New diagnosis, and a failing NHS service

I feel sad for the NHS, I feel sad for us all in the UK who use it.   Good services in the NHS is a postcode lottery.  Sadly, those of us living with Dementia in the North East of England the service falls short of acceptable.

Go on prove me wrong!

On more than one occasion have I heard it said by Memory Clinic consultants and Community Psychiatric Nurses (CPN) that “once you have a diagnosis then you don’t need any other [clinical] follow ups because there is no treatment”.  Yes, that has been said to me with the advice that there is no point in even visiting me to check on my progress.   I felt that I knew more than the CPN about dementia and put it to him the reasons why the service should be ongoing e.g.  developing more than one type of dementia.

At present I am seeing a consultant at the Eye Infirmary because I am having real problems with my right eye.  After a myriad of tests, it shows: there is no physical abnormality with my eye, nor blood supply, my visual field test is normal, but I am missing vision in a barcode pattern.   So, areas of vision is not being processed by my brain.    This is becoming a big problem for me because my vision is becoming blurred.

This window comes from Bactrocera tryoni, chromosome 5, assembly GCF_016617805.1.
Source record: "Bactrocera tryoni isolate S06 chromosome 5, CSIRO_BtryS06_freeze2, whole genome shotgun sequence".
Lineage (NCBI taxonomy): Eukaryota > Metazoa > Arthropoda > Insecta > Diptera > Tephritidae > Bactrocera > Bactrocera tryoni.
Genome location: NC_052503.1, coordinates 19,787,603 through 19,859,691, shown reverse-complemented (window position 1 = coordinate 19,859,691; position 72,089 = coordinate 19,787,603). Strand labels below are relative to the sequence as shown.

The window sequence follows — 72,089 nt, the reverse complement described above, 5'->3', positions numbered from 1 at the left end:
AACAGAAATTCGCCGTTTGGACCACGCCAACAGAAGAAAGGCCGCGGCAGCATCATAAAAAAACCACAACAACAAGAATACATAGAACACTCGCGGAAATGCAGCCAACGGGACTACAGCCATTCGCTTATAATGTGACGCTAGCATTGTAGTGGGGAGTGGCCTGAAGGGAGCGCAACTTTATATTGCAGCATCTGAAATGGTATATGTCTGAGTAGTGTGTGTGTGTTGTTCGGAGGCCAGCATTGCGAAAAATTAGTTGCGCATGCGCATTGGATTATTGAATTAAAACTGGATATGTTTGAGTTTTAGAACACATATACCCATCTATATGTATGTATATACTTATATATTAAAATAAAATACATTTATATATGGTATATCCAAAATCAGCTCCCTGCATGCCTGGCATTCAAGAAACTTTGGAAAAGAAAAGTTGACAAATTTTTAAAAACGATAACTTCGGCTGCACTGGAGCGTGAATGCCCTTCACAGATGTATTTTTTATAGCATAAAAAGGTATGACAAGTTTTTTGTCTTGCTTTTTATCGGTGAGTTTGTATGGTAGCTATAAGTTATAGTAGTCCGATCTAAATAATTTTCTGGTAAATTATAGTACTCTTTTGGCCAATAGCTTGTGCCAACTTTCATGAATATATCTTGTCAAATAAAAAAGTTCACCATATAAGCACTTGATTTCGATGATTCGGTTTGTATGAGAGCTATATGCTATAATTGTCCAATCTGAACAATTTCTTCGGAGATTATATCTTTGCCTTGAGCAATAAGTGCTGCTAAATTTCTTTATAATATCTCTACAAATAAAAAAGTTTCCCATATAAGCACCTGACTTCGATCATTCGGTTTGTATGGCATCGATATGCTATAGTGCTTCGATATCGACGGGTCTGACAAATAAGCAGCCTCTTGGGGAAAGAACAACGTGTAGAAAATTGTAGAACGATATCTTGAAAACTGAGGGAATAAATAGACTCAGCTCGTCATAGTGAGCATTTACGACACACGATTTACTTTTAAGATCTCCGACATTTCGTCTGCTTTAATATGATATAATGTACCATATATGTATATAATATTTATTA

I recently saw a Neurologist for the first time in this area, after one of the practice GP’s referred me, who discussed with me the problems that I am having with intermittent swallowing  issues, and the fact I have not progressed with Alzheimers in over 8 years.  I sometimes choke when I am eating;  it feels like I sometimes forget how to separate breathing and swallowing at the same time. Not majorly problematic at the moment as I always cough – then sneeze explosively scaring the life out of all those around me !   We talked about how it may be that my brain has to really focus on what I am doing to maintain the attention to do the actions.  Including automatic actions such as breathing and swallowing.   She suggested that I may be able to be referred to someone in Newcastle who specialises and does research regarding people with atypical dementias (dementia that doesn’t follow normal patterns).   She would not see me again but would write to the psychiatrist I have seen in the Older Persons Memory Clinic (there is no provision for younger people in this area) and suggest that.